US President Donald Trump is "mentally deranged" and will "pay dearly" for his threat to destroy North Korea, Kim Jong-Un said Friday, as his foreign minister hinted the regime may explode a hydrogen bomb over the Pacific Ocean.
In a rare personal attack published hours after Washington announced tougher sanctions, the North Korean leader took aim at Trump over his maiden speech to the UN General Assembly in which he branded Kim "Rocket Man" and threatened to "totally destroy North Korea".
Trump "insulted me and my country in front of the eyes of the world and made the most ferocious declaration of a war in history", Kim said, according to the official Korean Central News Agency.
"I will make the man holding the prerogative of the supreme command in the US pay dearly for his speech," which he called "unprecedented rude nonsense".
The dispatch was accompanied by a photo of the North Korean leader sitting behind a desk holding a piece of paper.
"I will surely and definitely tame the mentally deranged US dotard with fire," he said.
On the fringes of the UN General Assembly in New York, North Korean Foreign Minister Ri Yong-ho told reporters Pyongyang might now consider detonating a hydrogen bomb outside its territory.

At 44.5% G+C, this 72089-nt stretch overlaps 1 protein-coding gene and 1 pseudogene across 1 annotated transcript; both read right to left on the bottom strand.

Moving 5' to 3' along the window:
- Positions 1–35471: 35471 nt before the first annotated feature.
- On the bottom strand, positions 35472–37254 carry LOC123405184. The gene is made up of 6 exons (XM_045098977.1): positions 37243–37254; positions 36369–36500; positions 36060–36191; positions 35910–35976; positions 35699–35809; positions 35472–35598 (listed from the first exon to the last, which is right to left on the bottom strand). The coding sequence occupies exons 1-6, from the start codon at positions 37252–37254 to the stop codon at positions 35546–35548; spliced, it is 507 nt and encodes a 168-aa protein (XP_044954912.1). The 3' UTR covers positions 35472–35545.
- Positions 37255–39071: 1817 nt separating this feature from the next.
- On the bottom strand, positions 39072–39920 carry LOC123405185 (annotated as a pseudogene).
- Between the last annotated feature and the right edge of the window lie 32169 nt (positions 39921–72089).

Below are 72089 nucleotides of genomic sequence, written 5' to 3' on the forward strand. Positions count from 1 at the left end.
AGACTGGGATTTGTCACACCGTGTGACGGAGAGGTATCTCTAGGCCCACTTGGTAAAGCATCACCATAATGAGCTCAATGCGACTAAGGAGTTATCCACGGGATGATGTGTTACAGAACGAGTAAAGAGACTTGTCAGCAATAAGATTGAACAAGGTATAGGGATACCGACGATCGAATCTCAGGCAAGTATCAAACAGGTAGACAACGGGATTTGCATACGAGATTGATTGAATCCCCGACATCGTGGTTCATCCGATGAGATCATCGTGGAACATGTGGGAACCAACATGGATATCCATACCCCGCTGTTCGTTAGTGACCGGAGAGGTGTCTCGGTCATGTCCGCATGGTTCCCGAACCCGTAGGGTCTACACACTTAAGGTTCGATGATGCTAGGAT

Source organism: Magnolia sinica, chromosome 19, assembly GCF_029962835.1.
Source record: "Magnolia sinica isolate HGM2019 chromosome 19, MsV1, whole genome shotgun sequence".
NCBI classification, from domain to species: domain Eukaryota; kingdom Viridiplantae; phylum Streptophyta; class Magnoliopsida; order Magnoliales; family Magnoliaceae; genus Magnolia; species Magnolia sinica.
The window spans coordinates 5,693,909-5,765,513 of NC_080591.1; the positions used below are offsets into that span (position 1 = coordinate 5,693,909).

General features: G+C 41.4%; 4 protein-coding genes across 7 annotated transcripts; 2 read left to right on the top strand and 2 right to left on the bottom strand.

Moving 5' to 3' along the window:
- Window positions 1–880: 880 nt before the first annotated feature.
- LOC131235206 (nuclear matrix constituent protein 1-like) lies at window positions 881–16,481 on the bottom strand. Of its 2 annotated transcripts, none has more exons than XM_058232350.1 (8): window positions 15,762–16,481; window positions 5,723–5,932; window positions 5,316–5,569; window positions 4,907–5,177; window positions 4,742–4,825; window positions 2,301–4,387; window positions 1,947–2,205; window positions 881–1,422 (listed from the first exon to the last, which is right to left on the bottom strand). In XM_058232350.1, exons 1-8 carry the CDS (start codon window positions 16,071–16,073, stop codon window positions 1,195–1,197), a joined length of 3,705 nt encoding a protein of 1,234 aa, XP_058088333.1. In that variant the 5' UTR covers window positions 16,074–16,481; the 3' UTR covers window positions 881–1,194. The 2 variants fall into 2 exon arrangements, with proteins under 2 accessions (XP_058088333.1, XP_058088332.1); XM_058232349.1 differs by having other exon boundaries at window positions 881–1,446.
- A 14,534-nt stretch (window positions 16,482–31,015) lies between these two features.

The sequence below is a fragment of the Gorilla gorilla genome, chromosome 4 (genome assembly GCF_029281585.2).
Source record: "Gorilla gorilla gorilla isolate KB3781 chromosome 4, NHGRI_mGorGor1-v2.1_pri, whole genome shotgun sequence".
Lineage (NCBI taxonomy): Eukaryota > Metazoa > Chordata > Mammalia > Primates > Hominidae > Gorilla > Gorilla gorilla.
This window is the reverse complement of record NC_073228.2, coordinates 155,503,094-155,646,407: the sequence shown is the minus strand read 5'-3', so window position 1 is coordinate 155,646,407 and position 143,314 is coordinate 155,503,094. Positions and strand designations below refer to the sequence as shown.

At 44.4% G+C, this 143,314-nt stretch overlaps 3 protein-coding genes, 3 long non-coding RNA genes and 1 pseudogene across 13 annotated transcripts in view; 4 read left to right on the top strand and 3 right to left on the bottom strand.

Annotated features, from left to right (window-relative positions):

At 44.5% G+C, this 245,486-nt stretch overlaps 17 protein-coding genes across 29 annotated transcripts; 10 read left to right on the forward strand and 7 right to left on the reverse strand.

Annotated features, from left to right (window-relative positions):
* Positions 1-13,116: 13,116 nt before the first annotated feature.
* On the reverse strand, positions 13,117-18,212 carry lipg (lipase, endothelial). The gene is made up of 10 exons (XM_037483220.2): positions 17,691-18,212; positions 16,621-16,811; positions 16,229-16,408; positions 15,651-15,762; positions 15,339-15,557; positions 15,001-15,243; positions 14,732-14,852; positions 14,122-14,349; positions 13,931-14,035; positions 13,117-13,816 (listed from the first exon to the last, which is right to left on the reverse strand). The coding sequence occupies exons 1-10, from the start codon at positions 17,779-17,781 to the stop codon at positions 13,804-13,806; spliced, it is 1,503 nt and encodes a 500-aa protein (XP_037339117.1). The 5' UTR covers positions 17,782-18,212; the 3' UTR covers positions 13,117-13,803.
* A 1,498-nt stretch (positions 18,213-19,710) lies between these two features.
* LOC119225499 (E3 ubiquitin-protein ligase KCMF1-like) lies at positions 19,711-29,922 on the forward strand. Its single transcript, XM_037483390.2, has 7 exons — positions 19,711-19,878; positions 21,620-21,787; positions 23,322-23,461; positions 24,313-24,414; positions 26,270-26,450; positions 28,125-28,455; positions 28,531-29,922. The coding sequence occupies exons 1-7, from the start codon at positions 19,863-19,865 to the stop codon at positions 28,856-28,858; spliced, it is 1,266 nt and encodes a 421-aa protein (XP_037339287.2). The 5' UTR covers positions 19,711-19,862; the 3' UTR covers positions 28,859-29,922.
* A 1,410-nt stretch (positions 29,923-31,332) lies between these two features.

"I think that it could be an H-bomb test at an unprecedented level perhaps over the Pacific," he said.
However, he added: "It is up to our leader so I do not know well."
Sanctions
Kim’s retort was published after Trump announced he had signed an executive order to ban firms from operating in the United States if they deal with North Korea.
US President Donald Trump threatened in his speech at the UN to ’totally destroy’ North Korea if it attacks the US or its allies. Photo: Reuters
The move was the latest effort to tighten the screws on Pyongyang over its banned weapons programmes, which have quickened with its sixth nuclear test -- the largest yet -- and the firing of two missiles over Japan.
It also came after the UN Security Council agreed a further set of sanctions on North Korea, aimed at reducing its ability to trade with the outside world.
Analysts say the sanctions show no signs of working, and cautioned that the increasingly ill-tempered and personal exchanges between Washington and Pyongyang did not auger well.
"There are some very dangerous things that could come that move this from theatre to reality. This is the time to be heading them off, not making them feel inevitable," said John Delury of Yonsei University in Seoul.
He added that Kim’s rare first-person statement, which was expected to be broadcast on local television, could also have been aimed at North Koreans.
"He is telling his country that the American president at the United Nations said he is going to totally destroy us -- he is going to totally destroy you -- but I am not going to let that happen," Delury told AFP.

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